“Oh Miz Fason,” he sighed, “you really do have to put that on the car.”

After all that, I’m lounging. Hopefully with a book without literary merit and a splash of Bailey’s in my coffee. I’m going to wear old sweatshirts and raggedy warm-up pants and scumble about in my socks. I’ll still put on make-up and do my hair because, well, someone might come to the door delivering packages or collecting canned goods. My grandmother taught me that much.

I’m going to watch The Perfect Grandson bounce mightily in his jumperoo and sing “Rudolph the Red-Nosed Reindeer” to him at least five times a day because both of those things make him laugh. I’m going to buy my daughter surprise Christmas gifts that are just for her, because she’s an exhausted new mom who many times substitutes for the jumperoo. I’m going to play Christmas music on my outdated stereo and make peace with that damned weenie dog that keeps pooping where he shouldn’t. I’ll scan cable for all the best Christmas movies and watch them with all four of us under a quilt on the couch.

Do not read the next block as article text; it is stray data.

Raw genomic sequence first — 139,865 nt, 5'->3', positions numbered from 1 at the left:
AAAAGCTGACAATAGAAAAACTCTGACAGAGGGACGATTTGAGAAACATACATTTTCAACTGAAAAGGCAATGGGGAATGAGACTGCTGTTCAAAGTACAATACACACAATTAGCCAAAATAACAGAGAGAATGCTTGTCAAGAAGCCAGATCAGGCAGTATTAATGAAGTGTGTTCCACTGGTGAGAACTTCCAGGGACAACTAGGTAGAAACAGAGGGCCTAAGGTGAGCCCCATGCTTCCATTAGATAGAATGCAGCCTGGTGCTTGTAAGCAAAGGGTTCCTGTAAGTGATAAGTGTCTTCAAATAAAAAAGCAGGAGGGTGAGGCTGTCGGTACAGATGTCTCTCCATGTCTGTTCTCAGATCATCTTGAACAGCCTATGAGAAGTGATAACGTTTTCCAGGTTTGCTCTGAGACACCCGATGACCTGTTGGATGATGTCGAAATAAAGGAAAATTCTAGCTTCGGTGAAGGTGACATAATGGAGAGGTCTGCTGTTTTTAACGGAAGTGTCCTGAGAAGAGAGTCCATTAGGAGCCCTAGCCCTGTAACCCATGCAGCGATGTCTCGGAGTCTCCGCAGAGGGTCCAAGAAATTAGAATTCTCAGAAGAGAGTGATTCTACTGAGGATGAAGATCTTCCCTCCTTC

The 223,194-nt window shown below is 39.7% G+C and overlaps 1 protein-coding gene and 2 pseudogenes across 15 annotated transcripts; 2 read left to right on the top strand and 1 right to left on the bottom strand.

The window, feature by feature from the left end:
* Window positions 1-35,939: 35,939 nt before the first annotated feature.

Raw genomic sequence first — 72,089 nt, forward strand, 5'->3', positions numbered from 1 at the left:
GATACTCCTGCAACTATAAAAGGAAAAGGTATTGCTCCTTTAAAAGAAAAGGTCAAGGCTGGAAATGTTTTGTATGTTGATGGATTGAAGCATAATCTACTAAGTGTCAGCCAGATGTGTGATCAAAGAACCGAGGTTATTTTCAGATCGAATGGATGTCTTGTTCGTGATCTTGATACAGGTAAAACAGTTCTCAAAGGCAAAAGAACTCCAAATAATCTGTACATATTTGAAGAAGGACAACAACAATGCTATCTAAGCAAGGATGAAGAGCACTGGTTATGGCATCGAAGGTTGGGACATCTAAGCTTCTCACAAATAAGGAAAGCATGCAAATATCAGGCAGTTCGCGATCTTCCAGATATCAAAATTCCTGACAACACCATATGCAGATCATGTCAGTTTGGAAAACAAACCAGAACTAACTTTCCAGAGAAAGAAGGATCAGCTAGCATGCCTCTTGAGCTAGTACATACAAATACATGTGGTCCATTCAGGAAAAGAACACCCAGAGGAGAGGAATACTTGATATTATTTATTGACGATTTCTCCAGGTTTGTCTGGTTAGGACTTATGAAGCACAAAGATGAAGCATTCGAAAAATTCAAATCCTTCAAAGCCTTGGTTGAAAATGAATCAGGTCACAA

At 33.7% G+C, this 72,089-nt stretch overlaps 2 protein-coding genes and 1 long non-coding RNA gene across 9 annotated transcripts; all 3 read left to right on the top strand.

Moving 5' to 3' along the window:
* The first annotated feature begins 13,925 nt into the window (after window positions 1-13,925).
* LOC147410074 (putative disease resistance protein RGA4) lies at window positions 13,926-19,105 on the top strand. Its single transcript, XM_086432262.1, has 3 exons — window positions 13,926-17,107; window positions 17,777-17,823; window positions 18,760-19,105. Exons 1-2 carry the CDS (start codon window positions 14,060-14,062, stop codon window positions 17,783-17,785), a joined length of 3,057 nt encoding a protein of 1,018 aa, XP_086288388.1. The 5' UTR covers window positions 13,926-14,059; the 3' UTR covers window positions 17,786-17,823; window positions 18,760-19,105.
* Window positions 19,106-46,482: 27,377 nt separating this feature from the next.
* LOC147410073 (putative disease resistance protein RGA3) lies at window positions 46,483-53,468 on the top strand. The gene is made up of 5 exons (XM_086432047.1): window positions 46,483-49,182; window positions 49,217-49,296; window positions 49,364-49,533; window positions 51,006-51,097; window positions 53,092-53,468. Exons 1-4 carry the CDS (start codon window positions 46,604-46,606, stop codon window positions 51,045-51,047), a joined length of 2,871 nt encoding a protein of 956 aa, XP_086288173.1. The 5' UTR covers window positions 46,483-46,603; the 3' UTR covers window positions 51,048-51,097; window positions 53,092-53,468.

Finally, I’m going to write great gobs of nothing in particular. It doesn’t have to be earth-shattering, or publishable, or planned. Just massive scribbling to empty out a bit of what I’ve been putting off for the last few weeks. I suspect my need to write is much like The P.G.’s jumperoo craving. We’re both a little maniacal once we’re back in the saddle.

See? I’ve already begun.